For Immediate Release
The Saugeen Ojibway Nation (SON), and the Nottawasaga Lighthouse Preservation Society (NLPS) are pleased to announce an Agreement to work together to preserve the natural and historical legacy of Nottawasaga Island. Nottawasaga Island is an important bird rookery for common and rare bird species, and is also the site for one of the oldest and historically significant lighthouses in Ontario.
June 11, 2021 Saugeen Peninsula
Saugeen Ojibway Nation, Nottawasaga Lighthouse Preservation Society
Nottawasaga Island is a 5.26 hectare island located only 5 kilometers Northwest of Collingwood. Although the island is small, it is very important from a historical, cultural, and ecological perspective. The island is currently owned by the Department of Fisheries and Oceans (DFO). The Saugeen Ojibway Nation (SON) and the Nottawasaga Lighthouse Preservation Society (NLPS) wish to see the island returned to the SON, as the lighthouse is no longer in use. Both parties have worked hard together over the last two years to create an Agreement on how to protect the ecology and history of the island. We look forward to our collaborative partnership and to the restoration of the lighthouse and island to its former glory.
This island is part of the Mary Ward shoal which is a valuable spawning ground for lake whitefish; a species of great cultural and commercial value to the SON. Staff from the SON sampled fish around the island, as part of the SON’s and the NLPS’ work to protect the island. Gentle sampling revealed tens of thousands of small fish such as shiner and minnow species; demonstrating the high productivity of this site. The Nottawasaga Island is of strong importance to breeding birds including cormorants, great blue herons, great egrets, black- crowned night herons, and various gull species. This island is one of only four great egret breeding colonies in Canada and contains three percent of Canada’s black- crowned night heron populations.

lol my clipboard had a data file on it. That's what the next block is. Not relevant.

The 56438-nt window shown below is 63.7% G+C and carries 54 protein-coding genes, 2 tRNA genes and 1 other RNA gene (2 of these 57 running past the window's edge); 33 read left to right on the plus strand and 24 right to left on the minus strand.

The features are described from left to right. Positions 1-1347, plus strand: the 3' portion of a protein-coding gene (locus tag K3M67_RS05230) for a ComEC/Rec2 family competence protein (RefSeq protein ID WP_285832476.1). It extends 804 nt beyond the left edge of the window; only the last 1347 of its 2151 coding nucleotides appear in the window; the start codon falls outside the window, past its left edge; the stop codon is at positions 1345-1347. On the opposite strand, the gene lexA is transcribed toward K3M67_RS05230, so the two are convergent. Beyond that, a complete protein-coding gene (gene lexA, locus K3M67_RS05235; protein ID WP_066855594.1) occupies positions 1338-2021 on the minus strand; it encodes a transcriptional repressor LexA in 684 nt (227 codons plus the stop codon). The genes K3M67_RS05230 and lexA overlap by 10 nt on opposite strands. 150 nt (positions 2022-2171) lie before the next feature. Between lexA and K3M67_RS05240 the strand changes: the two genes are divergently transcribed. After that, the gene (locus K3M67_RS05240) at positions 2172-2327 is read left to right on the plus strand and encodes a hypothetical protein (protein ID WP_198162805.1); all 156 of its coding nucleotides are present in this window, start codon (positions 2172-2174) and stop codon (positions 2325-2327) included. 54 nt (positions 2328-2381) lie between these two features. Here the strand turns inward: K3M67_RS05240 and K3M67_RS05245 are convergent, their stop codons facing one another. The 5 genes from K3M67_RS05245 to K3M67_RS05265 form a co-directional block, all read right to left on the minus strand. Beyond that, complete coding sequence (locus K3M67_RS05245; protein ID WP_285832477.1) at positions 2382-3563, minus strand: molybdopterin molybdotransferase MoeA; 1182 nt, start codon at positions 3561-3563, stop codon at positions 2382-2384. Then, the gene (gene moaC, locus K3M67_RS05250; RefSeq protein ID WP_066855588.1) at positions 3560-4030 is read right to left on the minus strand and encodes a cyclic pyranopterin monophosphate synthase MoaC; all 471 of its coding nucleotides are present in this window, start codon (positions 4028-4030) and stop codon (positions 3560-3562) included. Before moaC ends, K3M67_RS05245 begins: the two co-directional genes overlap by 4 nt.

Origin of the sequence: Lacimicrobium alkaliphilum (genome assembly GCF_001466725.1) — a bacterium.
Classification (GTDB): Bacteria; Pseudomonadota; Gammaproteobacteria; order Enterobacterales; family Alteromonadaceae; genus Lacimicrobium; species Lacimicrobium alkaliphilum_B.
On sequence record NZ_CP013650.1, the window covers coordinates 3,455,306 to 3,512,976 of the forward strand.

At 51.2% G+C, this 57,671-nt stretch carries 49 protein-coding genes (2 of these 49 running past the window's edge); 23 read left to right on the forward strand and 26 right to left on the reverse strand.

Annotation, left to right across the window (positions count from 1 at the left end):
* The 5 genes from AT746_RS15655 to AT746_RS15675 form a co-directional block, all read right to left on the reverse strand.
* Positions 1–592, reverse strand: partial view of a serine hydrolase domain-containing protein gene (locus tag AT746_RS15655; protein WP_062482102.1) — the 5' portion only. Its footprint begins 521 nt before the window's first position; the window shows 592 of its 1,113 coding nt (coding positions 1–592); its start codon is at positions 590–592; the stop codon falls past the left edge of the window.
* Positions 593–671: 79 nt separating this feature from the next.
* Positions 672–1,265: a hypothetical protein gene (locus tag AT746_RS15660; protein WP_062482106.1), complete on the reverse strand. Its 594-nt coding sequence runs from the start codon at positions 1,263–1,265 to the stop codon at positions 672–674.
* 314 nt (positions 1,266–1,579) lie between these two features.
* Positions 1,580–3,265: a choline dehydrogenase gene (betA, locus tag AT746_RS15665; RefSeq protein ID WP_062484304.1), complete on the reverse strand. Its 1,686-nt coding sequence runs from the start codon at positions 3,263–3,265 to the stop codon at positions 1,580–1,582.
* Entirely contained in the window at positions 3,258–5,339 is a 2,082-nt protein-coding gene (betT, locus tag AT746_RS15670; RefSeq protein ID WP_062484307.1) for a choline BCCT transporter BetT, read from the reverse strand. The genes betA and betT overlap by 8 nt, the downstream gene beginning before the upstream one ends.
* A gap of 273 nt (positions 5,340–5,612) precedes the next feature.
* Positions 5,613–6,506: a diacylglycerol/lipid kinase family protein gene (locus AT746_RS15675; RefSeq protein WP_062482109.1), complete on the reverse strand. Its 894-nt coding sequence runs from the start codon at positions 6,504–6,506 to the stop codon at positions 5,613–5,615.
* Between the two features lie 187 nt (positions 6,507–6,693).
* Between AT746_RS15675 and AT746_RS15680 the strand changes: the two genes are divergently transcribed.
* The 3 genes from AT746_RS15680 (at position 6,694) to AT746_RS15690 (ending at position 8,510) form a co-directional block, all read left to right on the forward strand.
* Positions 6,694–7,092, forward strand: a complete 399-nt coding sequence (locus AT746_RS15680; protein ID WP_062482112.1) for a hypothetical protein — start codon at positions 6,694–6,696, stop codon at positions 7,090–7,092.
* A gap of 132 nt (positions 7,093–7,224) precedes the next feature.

One of the key issues that needs to be addressed is the heavy metal soil contamination directly around the lighthouse, from years of use. The parties are united in their desire for the DFO to clean up the site, preventing damage to the surrounding vulnerable ecology.
The lighthouse is one of six imperial towers built by John Brown of Thorold, Ontario in the 1850s. First lit November 30, 1858, it was in operation until 2003 when a lightning strike caused the outer wall to fail. Unfortunately, the lighthouse is in serious need of rehabilitation and is in danger of collapsing if immediate intervention does not take place soon. The SON and the NLPS are unified in their desire to preserve this historical lighthouse for future generations.
“We have had a very productive working relationship with the Nottawasaga Lighthouse Preservation Society and our Agreement is a demonstration of what we can achieve by working together for the benefit of all. We eagerly await a commitment from the Department of Fisheries and Oceans to remediate the soil contamination on the island and to see the island returned to our care”
Ogimaa Lester Anoquot, Chippewas of Saugeen First Nation
Ogimaa Greg Nadjiwon, Chippewas of Nawash Unceded First Nation
“The Nottawasaga Lighthouse Preservation Society has worked with the Saugeen Ojibway Nation to find common ground to allow us to move forward with our restoration plans for the historic lighthouse. We have done so by respecting that the Nottawasaga Island is part of SON’s traditional lands and the waters around it are their traditional fishing areas. The NLPS looks forward to our continued partnership to ensure the restoration of the lighthouse and island.”
The Nottawasaga Lighthouse Preservation Society
Fisheries Assessment Biologist
Chippewas of Nawash Unceded First Nation
Vice Chair-Government Relations